Golf

Adam Scott has doubts over PGA safety plan, skipping June events

From golfer Adam Scott's perspective, the new rules established by the PGA to keep players safe and healthy amid the coronavirus pandemic aren't enough.

Pro golfer critical of testing methods, others cite concerns over quarantine rules

Adam Scott, seen above during the first round of The Players Championship in March before the season was put on pause, says he will be skipping June events in the United States when the golf season resumes. (Lynne Sladky/The Associated Press)

Adam Scott, like all PGA Tour professionals, must measure his personal risk before returning to the golf course for scheduled events. And for now, Scott's decision is to stay away from tournaments.

From Scott's perspective, the new rules established by the PGA to keep players safe and healthy amid the coronavirus pandemic aren't enough.

"They are being fairly thorough, but my initial reaction was I was surprised it wasn't tighter than it is," Scott told the Australian Associated Press. "What concerns me is dialogue that [the Tour] is hopeful of returning one- or two-hour test. You'd want that in place before competing."

He said he will not play the first six events back, the first of which is scheduled to start June 11 at the Charles Schwab Challenge in Fort Worth, Texas. Scott said he is likely to resume his season in late July at the WGC-FedEx St. Jude Invitational before playing the PGA Championship.

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Earlier this week, long-time pro Lee Westwood from the United Kingdom also indicated he will be skipping upcoming dates on the PGA schedule because of the quarantine rules in place for international travellers arriving in the United States. 

"Right now, I won't be playing them," Westwood said in an interview with the Golf Channel. "Not with having to leave here two weeks before, quarantine, then play the two tournaments, then come back here and quarantine again. It's six weeks for two tournaments, and to me, that's just not worth it.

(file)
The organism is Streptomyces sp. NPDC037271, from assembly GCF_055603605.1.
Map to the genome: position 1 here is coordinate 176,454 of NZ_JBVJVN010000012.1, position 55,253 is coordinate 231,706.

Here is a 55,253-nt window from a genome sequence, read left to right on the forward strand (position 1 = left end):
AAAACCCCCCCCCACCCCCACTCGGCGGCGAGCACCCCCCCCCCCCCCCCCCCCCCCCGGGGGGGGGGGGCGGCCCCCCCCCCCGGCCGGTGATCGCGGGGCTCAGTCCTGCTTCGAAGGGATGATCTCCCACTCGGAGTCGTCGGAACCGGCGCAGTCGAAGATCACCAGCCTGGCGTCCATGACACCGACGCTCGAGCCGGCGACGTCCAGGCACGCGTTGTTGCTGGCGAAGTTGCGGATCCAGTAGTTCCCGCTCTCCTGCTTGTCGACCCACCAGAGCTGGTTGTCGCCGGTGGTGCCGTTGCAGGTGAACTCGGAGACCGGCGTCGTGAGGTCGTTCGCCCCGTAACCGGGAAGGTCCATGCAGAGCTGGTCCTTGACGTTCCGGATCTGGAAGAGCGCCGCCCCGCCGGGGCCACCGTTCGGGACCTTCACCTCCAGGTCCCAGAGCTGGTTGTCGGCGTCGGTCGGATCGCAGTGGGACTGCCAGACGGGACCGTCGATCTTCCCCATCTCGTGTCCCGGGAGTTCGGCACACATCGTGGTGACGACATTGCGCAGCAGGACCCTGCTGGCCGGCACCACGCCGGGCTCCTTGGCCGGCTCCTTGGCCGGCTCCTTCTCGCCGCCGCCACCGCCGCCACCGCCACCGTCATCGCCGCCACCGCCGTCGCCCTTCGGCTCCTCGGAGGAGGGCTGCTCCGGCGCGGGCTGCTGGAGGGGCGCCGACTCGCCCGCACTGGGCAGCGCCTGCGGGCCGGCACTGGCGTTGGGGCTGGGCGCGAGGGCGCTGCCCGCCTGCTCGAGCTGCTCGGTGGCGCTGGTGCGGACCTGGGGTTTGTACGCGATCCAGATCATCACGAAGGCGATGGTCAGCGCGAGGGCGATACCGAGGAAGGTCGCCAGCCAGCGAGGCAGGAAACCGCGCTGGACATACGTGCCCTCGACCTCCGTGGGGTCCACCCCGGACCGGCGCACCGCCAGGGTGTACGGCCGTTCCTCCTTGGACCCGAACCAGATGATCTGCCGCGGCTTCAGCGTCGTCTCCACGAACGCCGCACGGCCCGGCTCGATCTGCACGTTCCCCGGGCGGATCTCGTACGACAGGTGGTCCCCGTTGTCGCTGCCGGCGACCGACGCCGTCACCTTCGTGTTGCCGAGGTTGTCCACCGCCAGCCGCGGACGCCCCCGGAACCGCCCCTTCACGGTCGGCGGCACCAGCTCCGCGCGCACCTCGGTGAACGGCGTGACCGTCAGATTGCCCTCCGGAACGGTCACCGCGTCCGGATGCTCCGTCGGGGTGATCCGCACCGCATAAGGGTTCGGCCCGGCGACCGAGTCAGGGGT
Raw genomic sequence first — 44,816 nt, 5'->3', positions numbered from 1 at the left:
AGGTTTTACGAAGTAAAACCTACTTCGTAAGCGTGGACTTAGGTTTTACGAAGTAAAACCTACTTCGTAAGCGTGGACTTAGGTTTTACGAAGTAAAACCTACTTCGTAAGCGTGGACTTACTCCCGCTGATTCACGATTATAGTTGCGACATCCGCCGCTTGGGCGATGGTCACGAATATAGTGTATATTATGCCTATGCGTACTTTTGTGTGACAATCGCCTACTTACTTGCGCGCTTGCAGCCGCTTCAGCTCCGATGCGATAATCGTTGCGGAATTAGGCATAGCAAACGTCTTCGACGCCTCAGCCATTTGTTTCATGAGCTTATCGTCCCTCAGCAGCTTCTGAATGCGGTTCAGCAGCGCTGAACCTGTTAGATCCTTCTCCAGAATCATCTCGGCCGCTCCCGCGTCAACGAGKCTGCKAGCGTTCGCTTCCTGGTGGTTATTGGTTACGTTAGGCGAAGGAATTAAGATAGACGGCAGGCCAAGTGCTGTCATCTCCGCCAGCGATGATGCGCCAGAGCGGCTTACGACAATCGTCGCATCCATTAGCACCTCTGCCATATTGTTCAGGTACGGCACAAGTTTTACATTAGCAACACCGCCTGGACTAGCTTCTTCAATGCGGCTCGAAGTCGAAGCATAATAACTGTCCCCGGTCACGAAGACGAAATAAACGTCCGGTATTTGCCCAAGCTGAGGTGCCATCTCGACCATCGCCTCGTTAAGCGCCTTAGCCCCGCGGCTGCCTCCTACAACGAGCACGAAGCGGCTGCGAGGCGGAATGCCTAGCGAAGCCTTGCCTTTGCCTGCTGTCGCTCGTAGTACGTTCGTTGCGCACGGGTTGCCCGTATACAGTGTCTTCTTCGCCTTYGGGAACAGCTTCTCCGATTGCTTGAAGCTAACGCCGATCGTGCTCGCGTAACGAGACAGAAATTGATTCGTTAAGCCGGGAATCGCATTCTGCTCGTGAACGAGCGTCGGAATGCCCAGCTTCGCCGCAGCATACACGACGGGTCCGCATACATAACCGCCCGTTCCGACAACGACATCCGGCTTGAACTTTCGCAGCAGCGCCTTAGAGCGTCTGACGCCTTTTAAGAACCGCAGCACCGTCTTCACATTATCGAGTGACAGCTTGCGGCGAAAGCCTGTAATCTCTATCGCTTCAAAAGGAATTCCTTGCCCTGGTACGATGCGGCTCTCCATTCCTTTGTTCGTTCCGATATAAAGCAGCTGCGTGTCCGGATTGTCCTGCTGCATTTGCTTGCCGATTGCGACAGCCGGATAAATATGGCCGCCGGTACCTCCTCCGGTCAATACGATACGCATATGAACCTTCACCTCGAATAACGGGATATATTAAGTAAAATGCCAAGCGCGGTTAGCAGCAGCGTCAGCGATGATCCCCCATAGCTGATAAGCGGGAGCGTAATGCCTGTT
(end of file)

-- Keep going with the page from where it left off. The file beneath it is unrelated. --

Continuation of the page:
As per ESPN, fellow British golfer Tommy Fleetwood expressed similar concerns over travelling to the U.S. and the amount of time it would require away from his family. 

Too risky for Scott

Meanwhile, Scott was critical of the protocol established by the PGA Tour to use nasal swab/saliva tests for players and their caddies, plus PGA Tour and tournament officials, while screening others on site at tournaments only with thermal readings and questions about medical history.

"An asymptomatic person could operate within a tournament," he said. "If they're not showing symptoms, and I somehow picked it up inside the course, and I'm disqualified, I'm now self-isolating [in that city] for two weeks. I'd be annoyed if that happened."

Scott, 39, has 14 PGA Tour victories, including The Genesis Invitational this year before play was suspended.

With files from CBC Sports and ESPN

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